Once again, CAM therapies are receiving a nice bashing in the general media. A prominent publication detailing the “failure” of herbal supplements to “cure” arthritis makes for great headlines – but at what cost?
“Alternative Remedies Fail Government Tests” roared the AP (via Yahoo! News) on my home page this weekend.
Writer Lindsay Tanner leads with the following:
For years, millions of Americans have spent billions of dollars on alternative remedies with unproven effects. Now, rigorous science is starting to test those treatments and mostly finds them lacking.
This latest in a series of sensationalized attacks on CAM therapies (or rather, on the national funding of CAM therapy research) stems from the publication in the New England Journal of Medicine of the GAIT (Glucosamine/Chondroitin Arthritis Intervention Trial) study. The trial examined the use of glucosamine and chondroitin in the treatment of knee osteoarthritis. Funded by the NCCAM, the NIH’s CAM research arm, the GAIT study is now in a heavy spin cycle as one of several big trials of herbs funded by the US government which have failed – the first of which (on echinacea) I noted previously.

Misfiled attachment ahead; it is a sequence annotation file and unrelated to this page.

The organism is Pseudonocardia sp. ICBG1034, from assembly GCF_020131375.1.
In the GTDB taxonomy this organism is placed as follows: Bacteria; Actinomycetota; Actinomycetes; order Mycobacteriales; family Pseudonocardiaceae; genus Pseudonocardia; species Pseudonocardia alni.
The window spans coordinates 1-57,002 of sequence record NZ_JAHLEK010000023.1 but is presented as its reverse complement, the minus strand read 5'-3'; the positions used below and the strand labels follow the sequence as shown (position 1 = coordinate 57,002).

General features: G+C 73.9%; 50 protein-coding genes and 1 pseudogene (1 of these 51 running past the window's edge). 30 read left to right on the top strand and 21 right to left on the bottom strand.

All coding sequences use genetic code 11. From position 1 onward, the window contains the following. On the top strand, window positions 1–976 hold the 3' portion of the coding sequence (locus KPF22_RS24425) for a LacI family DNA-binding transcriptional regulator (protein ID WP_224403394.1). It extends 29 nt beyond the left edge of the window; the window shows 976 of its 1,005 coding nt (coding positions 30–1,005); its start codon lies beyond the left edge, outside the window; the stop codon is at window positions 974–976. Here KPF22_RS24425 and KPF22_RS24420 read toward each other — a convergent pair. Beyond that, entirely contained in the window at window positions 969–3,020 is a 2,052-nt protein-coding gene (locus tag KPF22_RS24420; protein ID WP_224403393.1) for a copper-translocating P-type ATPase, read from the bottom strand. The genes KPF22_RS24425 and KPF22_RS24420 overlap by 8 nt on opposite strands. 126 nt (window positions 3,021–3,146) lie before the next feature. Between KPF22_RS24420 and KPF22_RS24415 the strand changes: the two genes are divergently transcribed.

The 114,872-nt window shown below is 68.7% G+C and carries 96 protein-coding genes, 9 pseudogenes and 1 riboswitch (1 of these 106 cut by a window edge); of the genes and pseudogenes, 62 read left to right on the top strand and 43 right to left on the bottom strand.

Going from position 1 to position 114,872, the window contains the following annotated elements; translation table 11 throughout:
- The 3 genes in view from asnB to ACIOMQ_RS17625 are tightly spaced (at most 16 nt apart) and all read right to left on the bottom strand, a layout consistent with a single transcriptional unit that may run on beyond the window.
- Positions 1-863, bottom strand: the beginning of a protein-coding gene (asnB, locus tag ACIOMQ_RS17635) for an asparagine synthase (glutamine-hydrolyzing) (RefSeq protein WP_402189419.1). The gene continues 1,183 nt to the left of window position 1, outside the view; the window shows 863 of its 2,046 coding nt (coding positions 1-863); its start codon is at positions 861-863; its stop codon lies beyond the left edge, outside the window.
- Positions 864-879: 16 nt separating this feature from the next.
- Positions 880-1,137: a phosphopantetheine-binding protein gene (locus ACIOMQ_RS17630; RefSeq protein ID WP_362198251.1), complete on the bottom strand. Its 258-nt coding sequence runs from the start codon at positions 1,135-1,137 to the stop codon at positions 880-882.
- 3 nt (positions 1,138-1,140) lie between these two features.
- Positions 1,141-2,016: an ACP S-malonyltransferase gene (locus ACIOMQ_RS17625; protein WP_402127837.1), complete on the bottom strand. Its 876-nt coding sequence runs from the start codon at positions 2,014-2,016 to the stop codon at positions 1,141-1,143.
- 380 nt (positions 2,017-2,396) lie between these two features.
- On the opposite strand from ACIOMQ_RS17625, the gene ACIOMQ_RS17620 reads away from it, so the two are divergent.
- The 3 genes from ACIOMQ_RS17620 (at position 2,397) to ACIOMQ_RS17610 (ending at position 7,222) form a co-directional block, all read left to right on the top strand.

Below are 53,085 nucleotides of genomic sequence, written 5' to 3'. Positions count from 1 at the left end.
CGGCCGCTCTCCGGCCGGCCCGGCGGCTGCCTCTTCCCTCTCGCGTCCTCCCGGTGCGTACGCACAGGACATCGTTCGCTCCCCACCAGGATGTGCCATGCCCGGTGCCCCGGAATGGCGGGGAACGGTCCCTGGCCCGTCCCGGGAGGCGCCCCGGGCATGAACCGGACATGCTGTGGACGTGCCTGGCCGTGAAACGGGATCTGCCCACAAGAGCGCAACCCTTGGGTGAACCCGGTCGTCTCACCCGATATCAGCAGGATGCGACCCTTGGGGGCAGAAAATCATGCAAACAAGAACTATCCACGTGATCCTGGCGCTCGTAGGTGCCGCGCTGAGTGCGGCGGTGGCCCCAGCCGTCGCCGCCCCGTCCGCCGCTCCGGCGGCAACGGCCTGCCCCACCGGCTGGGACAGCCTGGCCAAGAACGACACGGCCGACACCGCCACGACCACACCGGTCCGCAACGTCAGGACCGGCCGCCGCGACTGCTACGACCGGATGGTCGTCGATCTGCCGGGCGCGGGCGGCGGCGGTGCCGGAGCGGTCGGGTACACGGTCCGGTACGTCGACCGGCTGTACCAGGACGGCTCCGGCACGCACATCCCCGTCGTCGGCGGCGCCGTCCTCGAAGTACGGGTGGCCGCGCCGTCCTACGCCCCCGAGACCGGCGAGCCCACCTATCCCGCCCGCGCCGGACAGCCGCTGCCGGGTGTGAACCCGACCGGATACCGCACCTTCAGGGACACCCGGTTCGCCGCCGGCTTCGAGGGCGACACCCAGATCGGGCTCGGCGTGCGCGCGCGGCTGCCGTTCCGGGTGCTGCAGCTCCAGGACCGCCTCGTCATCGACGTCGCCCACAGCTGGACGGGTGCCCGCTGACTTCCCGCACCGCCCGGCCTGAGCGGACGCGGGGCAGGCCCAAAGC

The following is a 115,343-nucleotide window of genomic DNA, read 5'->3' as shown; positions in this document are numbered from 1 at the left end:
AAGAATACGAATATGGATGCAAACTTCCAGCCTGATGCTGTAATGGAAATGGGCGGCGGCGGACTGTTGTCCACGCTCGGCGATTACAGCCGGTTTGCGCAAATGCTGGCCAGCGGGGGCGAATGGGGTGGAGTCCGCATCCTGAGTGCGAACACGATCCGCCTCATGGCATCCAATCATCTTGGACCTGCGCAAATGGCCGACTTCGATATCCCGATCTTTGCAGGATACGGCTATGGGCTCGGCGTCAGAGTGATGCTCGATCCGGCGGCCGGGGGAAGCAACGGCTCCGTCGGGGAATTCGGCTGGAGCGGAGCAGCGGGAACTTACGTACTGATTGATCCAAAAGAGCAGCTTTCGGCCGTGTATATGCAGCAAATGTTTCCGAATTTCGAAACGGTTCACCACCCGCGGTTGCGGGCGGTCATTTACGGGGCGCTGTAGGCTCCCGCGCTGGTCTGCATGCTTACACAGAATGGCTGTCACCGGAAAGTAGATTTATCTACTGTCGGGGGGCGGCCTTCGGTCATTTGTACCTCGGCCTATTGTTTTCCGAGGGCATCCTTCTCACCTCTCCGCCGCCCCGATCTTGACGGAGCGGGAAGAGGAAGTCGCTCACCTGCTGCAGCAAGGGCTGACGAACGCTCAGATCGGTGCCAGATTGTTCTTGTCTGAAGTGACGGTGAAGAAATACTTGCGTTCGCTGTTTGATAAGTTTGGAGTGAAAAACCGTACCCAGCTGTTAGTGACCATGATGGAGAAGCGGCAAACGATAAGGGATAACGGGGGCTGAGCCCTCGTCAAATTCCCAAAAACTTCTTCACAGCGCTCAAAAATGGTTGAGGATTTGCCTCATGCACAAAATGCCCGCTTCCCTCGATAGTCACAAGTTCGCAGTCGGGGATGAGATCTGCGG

What worries me is not that herbs work or don’t work for arthritis. I’m not sure this study answers that question in any case. What type of arthritis? What type of glucosamine and chondroitin? What dose, what source? Why did a subset of patients benefit above and beyond what was a massive placebo effect (55-60% of those on placebo responded significantly in terms of pain reduction)? What worries me is that many conventional groups and physicians will stop looking. Already, we’ve seen calls to end funding for NCCAM. Yet one of the main findings of both the echinacea and GAIT studies funded by NCAAM is how few harmful effects were noted, especially when compared with conventional medicine therapies (cold medicines and Vioxx, respectively). For those of us who treat children, the analysis of benefit-harm is crucially weighted towards “first do no harm.” Author and lawyer Michael Cohen has published elegant work on the ethical issues in CAM-use decision making. He has created a useful 2×2 table for safety and efficacy decision making which is included in an Annals of Internal Medicine article from 2002. Simply restated, therapies fall somewhere on a safe-unsafe spectrum and on an effective-ineffective spectrum. I encourage you all to read Michael’s work and consider his paradigm in evaluating whether or not to prescribe or use any remedy, CAM or otherwise. It is this even playing ground I seek, nothing more, nothing less.